People-plant alignments in healing
Julie Laplante (University of Ottawa)
Paper short abstract:
Akin to a discussion in medical anthropology on the problem with thinking in terms of medical systems I would like to tease this out with the notion of ecosystem and rather propose meshworks as more relevant to understand what healers do with plants at two edges of the Indian Ocean.
Paper long abstract:
The notions of ecology and ecosystem seem to carry the same imagination of a habitat or environment that can be studied either in itself or in the interrelations between its objets (organisms) or components (biotic or abiotic) assuming a pre-existing organization or system that in turn we need to 'sustain', 'save', 'protect' or 'preserve' from the outside. Akin to a discussion in medical anthropology that has thoroughly critiqued the assumption of pre-existing (ethno)medical systems and their corresponding bofies to defend, fix and protect., the idea of a system takes us backwards in a research agenda to document its workings as if it had some kind of closure. As a partial solution to this problem, Latour's networks can extend indefinitely, making our task to follow the ways humans and nonhumans assemble as they make the social yet keeping with interests in knots of connections. Meshworks as proposed by Ingold and corresponding with Deleuze and Guattari's 'lines of becoming' offer possibilities to navigate through all of this in a movement forward. The idea of lines that bend from the middle with no beginning and no end as well as showing endless possibilities of entanglements has been the most useful notion in my research aiming to understand how people entangle beneficially with vegetal lives in healing. I would like to tease this out through the practices of healers with whom I did fieldwork at two edges of the Indian Ocean.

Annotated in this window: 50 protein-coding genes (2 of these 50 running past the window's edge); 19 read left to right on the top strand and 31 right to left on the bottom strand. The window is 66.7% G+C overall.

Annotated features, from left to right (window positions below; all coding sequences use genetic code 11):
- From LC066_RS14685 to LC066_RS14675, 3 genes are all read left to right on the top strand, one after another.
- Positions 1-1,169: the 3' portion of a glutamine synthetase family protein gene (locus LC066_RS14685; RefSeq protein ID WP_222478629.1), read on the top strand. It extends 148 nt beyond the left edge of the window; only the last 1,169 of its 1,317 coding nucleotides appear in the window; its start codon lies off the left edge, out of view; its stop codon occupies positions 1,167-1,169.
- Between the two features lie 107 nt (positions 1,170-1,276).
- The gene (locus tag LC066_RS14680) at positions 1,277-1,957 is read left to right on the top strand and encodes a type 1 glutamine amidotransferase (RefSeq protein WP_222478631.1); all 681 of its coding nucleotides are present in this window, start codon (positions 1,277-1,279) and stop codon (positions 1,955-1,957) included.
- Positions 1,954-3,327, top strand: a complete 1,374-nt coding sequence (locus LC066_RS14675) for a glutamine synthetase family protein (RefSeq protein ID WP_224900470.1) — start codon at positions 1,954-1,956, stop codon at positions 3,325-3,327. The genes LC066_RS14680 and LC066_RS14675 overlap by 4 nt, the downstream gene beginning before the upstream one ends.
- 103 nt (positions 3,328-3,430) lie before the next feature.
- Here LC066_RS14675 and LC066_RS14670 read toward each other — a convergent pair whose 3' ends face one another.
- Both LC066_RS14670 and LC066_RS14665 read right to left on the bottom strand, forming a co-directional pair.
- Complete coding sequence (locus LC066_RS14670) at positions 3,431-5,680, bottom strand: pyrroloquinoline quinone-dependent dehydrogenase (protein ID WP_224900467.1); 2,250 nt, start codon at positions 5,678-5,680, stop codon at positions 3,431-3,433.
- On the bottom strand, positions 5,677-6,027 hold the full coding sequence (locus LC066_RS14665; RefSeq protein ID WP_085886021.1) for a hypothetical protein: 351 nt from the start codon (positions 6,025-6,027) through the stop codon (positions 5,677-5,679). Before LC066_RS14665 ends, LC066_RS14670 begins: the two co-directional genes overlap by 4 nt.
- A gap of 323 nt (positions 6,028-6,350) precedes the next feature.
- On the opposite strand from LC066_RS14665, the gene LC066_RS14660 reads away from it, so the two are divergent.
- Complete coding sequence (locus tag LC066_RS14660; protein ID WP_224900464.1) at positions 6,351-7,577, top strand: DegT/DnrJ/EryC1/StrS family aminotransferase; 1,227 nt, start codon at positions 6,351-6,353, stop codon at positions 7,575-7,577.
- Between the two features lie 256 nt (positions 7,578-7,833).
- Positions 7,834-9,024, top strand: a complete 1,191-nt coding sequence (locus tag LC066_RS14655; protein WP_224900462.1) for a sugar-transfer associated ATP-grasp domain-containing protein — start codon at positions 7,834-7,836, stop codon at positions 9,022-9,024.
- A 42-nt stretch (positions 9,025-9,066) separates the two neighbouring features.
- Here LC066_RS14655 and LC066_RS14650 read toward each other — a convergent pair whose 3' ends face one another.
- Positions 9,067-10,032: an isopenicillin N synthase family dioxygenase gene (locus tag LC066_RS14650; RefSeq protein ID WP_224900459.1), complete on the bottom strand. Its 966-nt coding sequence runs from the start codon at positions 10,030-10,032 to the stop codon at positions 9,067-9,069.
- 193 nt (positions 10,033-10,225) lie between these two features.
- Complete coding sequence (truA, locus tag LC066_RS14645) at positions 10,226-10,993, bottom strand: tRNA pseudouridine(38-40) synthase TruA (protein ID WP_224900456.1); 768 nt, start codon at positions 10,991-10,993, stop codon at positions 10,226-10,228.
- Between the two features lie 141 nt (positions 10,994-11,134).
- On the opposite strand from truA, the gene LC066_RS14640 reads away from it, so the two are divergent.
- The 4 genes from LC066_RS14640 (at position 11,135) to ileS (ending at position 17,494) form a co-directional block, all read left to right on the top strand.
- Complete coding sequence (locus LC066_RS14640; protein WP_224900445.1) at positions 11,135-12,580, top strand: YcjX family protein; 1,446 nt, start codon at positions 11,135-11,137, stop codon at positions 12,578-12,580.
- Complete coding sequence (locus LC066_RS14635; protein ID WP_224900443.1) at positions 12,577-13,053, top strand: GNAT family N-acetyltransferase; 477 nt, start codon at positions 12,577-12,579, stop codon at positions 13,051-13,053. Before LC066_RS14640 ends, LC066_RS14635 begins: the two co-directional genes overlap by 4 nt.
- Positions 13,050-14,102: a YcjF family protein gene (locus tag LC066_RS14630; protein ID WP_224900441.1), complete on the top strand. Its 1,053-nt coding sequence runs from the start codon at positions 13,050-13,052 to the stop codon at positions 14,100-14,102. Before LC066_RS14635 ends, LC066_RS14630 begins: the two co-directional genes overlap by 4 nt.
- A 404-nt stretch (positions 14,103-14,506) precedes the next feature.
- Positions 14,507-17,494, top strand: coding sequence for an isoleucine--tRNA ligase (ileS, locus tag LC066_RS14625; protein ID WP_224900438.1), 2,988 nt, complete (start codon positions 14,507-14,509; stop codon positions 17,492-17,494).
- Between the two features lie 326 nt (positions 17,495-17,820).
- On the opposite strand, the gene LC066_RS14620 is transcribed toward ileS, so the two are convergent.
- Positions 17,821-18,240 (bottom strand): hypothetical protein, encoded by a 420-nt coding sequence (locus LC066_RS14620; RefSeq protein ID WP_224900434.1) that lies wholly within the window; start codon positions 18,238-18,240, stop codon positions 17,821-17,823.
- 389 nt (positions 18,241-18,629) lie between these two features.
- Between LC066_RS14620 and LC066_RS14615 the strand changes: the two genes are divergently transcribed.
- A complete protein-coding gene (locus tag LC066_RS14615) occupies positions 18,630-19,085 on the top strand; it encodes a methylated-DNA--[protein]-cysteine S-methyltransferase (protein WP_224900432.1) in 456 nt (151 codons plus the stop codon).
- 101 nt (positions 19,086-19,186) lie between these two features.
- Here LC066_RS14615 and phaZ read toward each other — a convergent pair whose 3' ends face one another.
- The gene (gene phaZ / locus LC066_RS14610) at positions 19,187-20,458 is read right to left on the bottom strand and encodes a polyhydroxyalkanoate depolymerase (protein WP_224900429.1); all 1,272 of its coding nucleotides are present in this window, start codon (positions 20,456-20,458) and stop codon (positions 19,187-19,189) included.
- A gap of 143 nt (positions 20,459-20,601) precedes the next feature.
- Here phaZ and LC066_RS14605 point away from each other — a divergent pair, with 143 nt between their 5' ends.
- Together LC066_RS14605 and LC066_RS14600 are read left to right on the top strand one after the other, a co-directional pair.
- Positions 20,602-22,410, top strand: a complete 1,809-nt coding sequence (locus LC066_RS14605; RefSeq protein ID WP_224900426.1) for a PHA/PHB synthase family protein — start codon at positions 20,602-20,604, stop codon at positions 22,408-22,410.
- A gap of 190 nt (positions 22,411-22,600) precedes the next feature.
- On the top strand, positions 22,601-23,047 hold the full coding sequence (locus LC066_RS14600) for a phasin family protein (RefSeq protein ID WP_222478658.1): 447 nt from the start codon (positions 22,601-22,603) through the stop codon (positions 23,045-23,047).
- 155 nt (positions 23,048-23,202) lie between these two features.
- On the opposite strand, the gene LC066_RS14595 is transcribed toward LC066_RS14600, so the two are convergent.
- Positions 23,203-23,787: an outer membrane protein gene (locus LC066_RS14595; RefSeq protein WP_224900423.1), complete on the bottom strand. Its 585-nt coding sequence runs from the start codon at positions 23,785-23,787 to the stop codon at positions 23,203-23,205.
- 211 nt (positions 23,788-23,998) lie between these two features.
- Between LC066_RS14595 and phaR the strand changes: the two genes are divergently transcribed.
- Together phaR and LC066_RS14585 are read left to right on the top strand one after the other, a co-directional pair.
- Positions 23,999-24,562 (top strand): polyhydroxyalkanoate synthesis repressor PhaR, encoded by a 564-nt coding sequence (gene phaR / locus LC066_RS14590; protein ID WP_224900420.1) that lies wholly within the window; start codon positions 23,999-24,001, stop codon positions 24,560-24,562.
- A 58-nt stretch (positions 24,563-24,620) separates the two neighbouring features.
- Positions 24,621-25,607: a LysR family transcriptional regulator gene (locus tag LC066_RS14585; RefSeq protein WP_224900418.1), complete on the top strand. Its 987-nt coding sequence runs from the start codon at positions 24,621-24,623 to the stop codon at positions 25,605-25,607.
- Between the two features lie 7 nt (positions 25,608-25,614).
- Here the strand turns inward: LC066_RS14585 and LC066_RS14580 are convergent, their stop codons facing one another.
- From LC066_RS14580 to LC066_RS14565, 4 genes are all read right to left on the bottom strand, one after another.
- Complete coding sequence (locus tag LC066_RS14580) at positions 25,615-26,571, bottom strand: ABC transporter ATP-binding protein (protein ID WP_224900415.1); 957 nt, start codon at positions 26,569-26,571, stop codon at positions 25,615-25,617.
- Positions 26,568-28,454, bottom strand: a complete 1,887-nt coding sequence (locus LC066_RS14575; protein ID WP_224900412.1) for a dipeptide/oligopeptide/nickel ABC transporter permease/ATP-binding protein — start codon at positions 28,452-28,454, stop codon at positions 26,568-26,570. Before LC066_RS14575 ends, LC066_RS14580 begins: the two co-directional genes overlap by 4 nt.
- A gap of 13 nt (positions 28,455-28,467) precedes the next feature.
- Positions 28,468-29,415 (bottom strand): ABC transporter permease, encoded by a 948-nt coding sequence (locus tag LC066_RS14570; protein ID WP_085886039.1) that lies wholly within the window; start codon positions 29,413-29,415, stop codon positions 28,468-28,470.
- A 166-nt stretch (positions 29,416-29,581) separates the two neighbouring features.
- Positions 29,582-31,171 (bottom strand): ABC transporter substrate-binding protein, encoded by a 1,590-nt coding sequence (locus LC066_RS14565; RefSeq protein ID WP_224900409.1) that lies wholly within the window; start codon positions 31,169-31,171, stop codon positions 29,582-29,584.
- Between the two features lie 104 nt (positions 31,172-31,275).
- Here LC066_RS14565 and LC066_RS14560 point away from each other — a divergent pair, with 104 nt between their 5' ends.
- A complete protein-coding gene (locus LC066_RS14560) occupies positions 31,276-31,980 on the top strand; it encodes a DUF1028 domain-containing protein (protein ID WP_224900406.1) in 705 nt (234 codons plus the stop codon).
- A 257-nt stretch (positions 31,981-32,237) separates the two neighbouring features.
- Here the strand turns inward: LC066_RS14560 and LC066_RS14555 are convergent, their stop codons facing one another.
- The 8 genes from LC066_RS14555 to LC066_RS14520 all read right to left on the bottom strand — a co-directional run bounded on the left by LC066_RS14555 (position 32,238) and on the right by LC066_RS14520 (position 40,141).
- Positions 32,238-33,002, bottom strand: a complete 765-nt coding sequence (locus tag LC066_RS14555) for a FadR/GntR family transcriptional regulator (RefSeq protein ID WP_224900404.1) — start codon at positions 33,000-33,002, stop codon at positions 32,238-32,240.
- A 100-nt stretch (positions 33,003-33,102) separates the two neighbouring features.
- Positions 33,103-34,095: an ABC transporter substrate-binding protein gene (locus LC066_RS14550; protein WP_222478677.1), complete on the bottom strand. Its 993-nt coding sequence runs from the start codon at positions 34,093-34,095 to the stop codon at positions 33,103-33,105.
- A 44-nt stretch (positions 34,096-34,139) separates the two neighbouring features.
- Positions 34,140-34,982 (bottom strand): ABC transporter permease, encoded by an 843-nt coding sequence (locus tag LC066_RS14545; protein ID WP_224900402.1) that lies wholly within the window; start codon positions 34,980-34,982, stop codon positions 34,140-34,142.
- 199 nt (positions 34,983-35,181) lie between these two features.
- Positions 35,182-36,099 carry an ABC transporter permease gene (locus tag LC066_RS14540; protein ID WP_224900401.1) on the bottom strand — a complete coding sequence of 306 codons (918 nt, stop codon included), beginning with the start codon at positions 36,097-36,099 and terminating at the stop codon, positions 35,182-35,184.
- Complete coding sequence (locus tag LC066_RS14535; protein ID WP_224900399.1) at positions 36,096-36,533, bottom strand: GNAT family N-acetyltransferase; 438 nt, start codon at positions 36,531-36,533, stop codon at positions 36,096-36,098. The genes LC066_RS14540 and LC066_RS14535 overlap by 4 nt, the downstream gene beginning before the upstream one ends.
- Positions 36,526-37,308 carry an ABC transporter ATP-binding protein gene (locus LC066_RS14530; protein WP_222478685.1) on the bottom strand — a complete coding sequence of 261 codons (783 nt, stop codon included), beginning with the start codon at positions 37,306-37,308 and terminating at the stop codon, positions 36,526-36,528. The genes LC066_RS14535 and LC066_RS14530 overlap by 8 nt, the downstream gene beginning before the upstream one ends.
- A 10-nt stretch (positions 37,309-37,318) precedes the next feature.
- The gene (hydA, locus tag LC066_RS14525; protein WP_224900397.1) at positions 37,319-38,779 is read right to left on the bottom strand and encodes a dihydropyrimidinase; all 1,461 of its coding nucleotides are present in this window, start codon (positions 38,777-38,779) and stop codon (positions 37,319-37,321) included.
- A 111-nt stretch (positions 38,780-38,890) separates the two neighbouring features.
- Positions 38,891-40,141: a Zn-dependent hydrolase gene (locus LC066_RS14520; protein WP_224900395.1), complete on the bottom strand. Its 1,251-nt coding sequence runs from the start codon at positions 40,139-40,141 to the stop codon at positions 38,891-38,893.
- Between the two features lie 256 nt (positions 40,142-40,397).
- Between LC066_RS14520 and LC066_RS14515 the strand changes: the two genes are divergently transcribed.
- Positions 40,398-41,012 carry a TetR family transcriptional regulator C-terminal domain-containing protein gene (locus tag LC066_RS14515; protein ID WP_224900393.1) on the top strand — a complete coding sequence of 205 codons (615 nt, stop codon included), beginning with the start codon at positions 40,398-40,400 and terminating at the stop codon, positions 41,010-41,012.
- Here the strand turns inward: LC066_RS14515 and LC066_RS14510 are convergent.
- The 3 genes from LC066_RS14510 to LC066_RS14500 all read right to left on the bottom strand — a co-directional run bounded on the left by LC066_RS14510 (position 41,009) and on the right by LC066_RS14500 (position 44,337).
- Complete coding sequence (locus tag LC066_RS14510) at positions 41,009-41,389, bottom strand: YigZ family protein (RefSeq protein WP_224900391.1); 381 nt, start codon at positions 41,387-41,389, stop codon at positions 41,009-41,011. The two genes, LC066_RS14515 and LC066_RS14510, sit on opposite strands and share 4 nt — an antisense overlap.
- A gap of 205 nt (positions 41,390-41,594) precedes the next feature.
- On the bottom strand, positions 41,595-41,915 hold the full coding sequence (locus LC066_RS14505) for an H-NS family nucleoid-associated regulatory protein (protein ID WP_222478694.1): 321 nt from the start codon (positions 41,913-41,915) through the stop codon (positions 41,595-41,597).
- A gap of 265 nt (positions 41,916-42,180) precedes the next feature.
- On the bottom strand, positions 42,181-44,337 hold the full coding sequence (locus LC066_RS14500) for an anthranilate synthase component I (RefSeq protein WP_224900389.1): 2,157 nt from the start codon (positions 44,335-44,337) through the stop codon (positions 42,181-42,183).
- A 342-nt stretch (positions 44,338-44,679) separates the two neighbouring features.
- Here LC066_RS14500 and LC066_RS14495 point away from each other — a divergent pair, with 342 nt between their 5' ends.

Ecosystem as concept, legacy, and (sustainable) futures